How to empower your teen to find reliable health information online
Written by Anne Rosebrock, Library Services Team
Teens are pretty tech-savvy regarding electronic gadgets and social media, but how adept are they at finding accurate and reliable health information online? A recent national survey documenting how teens use the Internet for health information provides some insight.
How our teens get their health informationThe good news is that more than half of the teens surveyed (55%) rated parents as the source for “a lot” of health information. However, about 84% of teens have searched online for health information, and unfortunately when searching on the Internet, they tend primarily to use Google as a search engine and check the first few links that pop up.
Teens may be even more aware than parents that anyone can post information on the web. You can find everything from expert opinions by experienced physicians in a medical specialty to a middle school student report that doesn’t cite any sources to a cleverly written and persuasive piece promoting a health product that is really of questionable benefit. So along with having conversations with your teen about privacy issues and being safe online, why not also empower them to find reliable, trustworthy, and up-to-date health information?
Teach your teen to ask the important questionsYour first step is to teach your teen how to analyze the information they find. Remember the 5 Ws from English writing class – Who, What, When, Where, Why? Use them to critically evaluate information you find on a website.
- Who wrote the article or is sponsoring the website? Is it a doctor, a patient with the condition, a government agency, or a commercial business? Look for an “About Us” page. There is a big difference between a site that says “I wrote this about my experience with acne” and one that says “This page on acne was developed by the American Academy of Dermatology.” Use sites with recognized authorities.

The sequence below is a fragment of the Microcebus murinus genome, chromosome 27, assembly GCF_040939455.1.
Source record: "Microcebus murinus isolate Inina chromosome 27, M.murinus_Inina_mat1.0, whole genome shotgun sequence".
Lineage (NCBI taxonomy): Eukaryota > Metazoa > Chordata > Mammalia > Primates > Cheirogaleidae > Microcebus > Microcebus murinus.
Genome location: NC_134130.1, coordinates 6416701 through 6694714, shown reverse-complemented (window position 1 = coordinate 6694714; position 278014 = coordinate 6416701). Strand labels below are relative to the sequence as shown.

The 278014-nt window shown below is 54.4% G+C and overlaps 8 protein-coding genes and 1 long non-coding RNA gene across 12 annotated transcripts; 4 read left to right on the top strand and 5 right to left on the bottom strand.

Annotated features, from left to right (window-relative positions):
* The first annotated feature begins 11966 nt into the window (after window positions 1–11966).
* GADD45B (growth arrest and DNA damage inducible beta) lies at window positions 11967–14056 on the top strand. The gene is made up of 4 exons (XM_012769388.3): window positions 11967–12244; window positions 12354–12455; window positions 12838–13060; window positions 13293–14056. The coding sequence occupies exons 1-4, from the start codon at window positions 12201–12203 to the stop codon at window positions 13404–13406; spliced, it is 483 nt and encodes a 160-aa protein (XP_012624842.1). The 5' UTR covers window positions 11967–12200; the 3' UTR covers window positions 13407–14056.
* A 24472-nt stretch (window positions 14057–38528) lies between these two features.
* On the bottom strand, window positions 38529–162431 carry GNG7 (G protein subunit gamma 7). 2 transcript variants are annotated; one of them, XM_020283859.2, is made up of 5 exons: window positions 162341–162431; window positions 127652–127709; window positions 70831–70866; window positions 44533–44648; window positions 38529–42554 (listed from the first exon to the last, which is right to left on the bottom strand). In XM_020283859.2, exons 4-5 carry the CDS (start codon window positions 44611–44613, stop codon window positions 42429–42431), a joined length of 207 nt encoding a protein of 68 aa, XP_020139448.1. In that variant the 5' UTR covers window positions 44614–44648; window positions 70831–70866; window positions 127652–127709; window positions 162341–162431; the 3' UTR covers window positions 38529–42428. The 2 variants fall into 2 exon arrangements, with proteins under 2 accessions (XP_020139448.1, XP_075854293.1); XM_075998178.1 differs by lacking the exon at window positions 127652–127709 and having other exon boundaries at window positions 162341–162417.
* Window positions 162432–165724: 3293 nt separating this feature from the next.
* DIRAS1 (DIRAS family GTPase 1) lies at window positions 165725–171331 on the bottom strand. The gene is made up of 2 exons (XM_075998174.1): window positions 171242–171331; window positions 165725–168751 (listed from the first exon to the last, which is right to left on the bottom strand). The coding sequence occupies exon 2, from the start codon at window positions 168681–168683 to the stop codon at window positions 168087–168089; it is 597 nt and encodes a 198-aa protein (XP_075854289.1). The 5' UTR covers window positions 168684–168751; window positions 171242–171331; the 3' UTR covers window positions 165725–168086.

- What is the quality of the site? Not all web sites are created equal. Is there a board with experts on the subject matter? Rely on medical research, not opinion or testimonials. If you are looking for information on the side effects of chewing tobacco would you trust a site that is also advertising and/or selling it? Beware of bias.
- When was the site written or last updated? The field of science and medical research is changing rapidly so look for recent dates. If no dates are given anywhere use caution and get a second opinion – check more than one site.
- Where is the contact information? A reputable site will give names, physical mailing address, and phone numbers to receive questions and feedback. If only an email contact is given or you can’t easily find out who is responsible for the site, use caution.
- Why was the site created? Is it for education, to sell a product, fundraising for a cause? Are advertisements clearly marked as “Advertisement” for “From our Sponsors”? If a specific drug is recommended for a condition check to see if the manufacturer of that drug is a sponsor of the website.
Provide reliable resources for your teen to exploreOnly a small percentage (13%) of teens surveyed said the reason they were searching online was because they could not talk to their parents about the topic. One way to still give some guidance, in addition to teaching your teen how to read health information with a critical eye, is to bookmark on your computer some of the best websites to use when searching for health information. You can create a folder in “Favorites” of recommended health websites.
The number one site for consumer health information is MedlinePlus.gov. In addition to reading original content written by experts at the National Institute of Health, you can use the search box to find extensive additional content from other sites that have been reviewed and approved by the experts at NIH.
Other excellent general health websites:
- Girlshealth.gov - offers girls ages 10 to 16 reliable, useful information on health and well-being.
- HealthyChildren.org/teens - from the American Academy of Pediatrics.
- Familydoctor.org/teens – from the American Academy of Family Physicians.
Here are some excellent resources for fitness and nutrition:
- ChooseMyPlate.gov Provides practical information on nutrition and a healthy diet. Samples of fact sheets include:
- Fitness for girls from girlshealth.gov.
- President's Council on Fitness, Sports & Nutrition
- National Heart, Lung, and Blood Institute
- NIDA (National Institute on Drug Abuse) For Teens
- The CoolSpot: The Young Teen’s Place for Info on Alcohol